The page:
The Summer of 2014 Has Been a Blow-Out, But How Bad Is It?
The 4th of July weekend in the U.S. is typically known as a weekend full of celebration, and one of the places people go to revel in the festivities is at their local theatre to bombast in the latest Hollywood spectacle.
It's a weekend that marks the kind of half-way point within the year of releases and studios see it as a celebratory weekend themselves, considering all the money they've already racked in, with more on the way. But this year has been a totally different scenario for Hollywood's leading studios. So far, it's not been a great year.
AN ABSOLUTE FAILURE
This 4th July weekend was an absolute failure amongst failings. Takings for this particular weekend compared to last year was down by 45 percent, according to BoxOfficeMojo.com. That's officially the worst 4th July weekend since 1999, and that's not taking into account ticket inflation.
The biggest new release of the weekend was Melissa McCarthy's Tammy. Tammy done well bringing in $32.9M in five days, which is a good return for a movie that cost $20M to make. It's not as strong as her previous two movies (Identity Thief and The Heat), but it was a solid start to a movie that could end up doing good business.
The bombs of the July 4th Weekend lay at the feet of two movies that both failed to make $10M even though both were released in 3,000 or more theatres. Deliver Us From Evil and Earth to Echo fell flat on their faces. Their failings allowed Transformers: Age of Extinction to once again sweep up.
It was inevitable that Transformers: Age of Extinction was going to lead the way at the top of the box office, but it was expected to fight a little more than it did for people's money. Transformers took $34.4M this past weekend, sending it's total gross to $174.7M. As it stands, it's trailing the previous Transformers movie by 24 percent, but it's a far bigger hit internationally than it's predecessor. Executives are hoping to regain that money in the international market— in particular China— where the movie is a huge hit.
A COMPLETE BLOW-OUT
So far, Summer 2014 has been a complete blow-out. Sequels like Iron Man 3 and Despicable Me 2 reigned supreme in 2013, whilst 2014 saw A Million Ways to Die in the West, Blended, and Jersey Boys fail in sending pulses racing— although it isn't entirely their fault. Godzilla was a hit but wasn't a monster hit (excuse the pun), and Edge of Tomorrow done fairly well, but it didn't help that Tom Cruise had released a very similar movie the year before (Oblivion) that stunk the place out. Audiences remember and probably didn't want to make the same mistake again, even though Edge of Tomorrow is a pretty entertaining movie.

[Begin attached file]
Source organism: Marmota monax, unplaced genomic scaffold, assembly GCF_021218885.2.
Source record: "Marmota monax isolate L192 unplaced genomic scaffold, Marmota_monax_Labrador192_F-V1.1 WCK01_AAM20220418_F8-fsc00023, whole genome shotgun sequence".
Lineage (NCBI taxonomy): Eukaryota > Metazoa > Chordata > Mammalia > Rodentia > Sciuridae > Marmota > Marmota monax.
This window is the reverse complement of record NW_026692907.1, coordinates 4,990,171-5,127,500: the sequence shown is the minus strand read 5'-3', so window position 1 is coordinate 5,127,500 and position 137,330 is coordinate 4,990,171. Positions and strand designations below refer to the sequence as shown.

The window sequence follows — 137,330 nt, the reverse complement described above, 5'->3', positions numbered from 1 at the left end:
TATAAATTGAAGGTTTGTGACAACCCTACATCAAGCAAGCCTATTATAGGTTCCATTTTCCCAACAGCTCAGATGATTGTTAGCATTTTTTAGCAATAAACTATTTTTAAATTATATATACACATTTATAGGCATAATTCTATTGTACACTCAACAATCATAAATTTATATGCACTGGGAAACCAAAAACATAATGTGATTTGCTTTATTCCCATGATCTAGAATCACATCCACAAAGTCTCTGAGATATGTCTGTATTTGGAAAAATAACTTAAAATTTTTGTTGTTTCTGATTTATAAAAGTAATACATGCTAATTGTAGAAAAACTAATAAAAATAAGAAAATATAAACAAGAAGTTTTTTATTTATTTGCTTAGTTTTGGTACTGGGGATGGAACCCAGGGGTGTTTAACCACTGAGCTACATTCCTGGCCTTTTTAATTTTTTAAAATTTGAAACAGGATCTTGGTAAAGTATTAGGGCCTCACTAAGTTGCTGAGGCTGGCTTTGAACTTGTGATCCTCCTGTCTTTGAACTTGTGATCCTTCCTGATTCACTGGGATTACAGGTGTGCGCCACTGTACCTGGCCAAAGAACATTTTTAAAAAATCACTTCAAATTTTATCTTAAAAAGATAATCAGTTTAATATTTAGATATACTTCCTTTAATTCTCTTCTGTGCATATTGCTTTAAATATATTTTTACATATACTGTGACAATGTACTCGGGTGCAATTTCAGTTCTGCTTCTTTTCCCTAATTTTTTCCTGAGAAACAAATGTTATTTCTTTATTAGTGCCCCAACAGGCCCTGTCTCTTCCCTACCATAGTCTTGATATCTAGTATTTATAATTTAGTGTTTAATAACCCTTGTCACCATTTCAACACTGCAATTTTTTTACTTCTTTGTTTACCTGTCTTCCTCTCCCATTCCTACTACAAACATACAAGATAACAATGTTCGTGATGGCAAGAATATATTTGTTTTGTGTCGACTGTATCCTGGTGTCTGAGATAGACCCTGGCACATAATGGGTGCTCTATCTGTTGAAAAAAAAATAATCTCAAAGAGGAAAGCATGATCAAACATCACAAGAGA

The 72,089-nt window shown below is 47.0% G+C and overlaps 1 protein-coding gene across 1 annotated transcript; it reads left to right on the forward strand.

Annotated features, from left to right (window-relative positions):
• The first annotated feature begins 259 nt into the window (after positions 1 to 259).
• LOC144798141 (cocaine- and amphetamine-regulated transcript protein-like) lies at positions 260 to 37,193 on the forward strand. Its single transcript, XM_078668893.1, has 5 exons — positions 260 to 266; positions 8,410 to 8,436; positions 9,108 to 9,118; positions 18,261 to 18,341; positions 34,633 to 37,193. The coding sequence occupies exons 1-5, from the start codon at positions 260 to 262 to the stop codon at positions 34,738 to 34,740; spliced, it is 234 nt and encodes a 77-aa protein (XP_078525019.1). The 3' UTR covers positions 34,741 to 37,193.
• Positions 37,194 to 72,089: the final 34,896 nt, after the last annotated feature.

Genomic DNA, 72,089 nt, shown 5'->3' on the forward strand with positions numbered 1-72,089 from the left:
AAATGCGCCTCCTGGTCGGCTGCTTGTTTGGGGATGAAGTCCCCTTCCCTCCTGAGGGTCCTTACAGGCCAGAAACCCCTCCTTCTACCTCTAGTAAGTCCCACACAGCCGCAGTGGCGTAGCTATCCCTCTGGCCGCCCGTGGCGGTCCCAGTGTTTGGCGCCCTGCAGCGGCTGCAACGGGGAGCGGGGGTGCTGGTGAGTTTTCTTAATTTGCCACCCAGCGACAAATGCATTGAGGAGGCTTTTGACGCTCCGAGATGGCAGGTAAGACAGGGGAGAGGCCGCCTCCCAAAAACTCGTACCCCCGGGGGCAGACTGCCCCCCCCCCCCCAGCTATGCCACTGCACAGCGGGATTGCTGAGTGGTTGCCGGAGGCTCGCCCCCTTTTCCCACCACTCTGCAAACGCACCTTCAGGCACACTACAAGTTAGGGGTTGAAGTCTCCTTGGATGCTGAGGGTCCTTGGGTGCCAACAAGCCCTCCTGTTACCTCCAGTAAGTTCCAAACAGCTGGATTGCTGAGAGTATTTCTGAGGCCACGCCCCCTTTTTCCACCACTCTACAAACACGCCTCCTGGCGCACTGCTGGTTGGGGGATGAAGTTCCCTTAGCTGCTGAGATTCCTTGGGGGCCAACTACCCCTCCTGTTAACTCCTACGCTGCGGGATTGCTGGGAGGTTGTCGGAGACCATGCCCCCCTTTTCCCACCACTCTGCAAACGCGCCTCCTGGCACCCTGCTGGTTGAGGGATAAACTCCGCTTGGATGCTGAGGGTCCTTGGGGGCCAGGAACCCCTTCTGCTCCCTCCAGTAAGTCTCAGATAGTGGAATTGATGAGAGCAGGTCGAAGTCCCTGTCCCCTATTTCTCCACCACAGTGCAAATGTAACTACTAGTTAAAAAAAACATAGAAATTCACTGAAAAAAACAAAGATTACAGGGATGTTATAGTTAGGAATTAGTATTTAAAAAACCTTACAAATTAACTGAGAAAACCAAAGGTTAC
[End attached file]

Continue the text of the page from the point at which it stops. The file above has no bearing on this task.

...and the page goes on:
Neighbors, 22 Jump Street and The Fault of Our Stars have probably been the highlights of the summer. All three have surpassed expectations but it's highly unlikely either will reached the $200M marker, a figure most studios salivate at seeing on their returns sheets.
Maleficent has done good business this Summer— even though the movie is pretty useless. It's historical links with the classic Disney movie and Angelina Jolie as it's lead has helped audiences take to the movie which has so far brought in just over $200M.
One of this Summer's biggest let-downs has been How To Train Your Dragon 2. With the release of it's predecessor in 2010— which made a staggering $500M worldwide— the sequel was suppose to be a surefire hit. So far How To Train Your Dragon 2 has took just over $150M worldwide, and looks like it may struggle to make $200M.
There is hope yet for Hollywood studios. Two of this year's most talked about blockbusters have yet to be released (Guardians of the Galaxy, Dawn of the Planet of the Apes). Studios don't like leaving things this close to the wire, especially when money is involved. It does appear that Hollywood will be putting all their eggs in the baskets of these two movies, hoping one of them (or even both) save the Summer of 2014.
The reasons behind the failings of 2014's biggest Summer releases may well lay at the door of there simply being too many sequels and reboots. Are audiences starting to get tired? Are audiences getting bored of the same movie year after year? If that is one of the reasons, next year could well be even worse. 2015's Summer releases feature more of the same; Avengers: Age of Ultron, Jurassic World, Star Wars: Episode VII and Fast and Furious 7. Surprise, surprise... all sequels!
There doesn't seem to be anything that could possibly sway any studios mindset regarding their release slates and opinions on sequels— unless there is a huge audience revolt and that's something I can't see happening any time soon.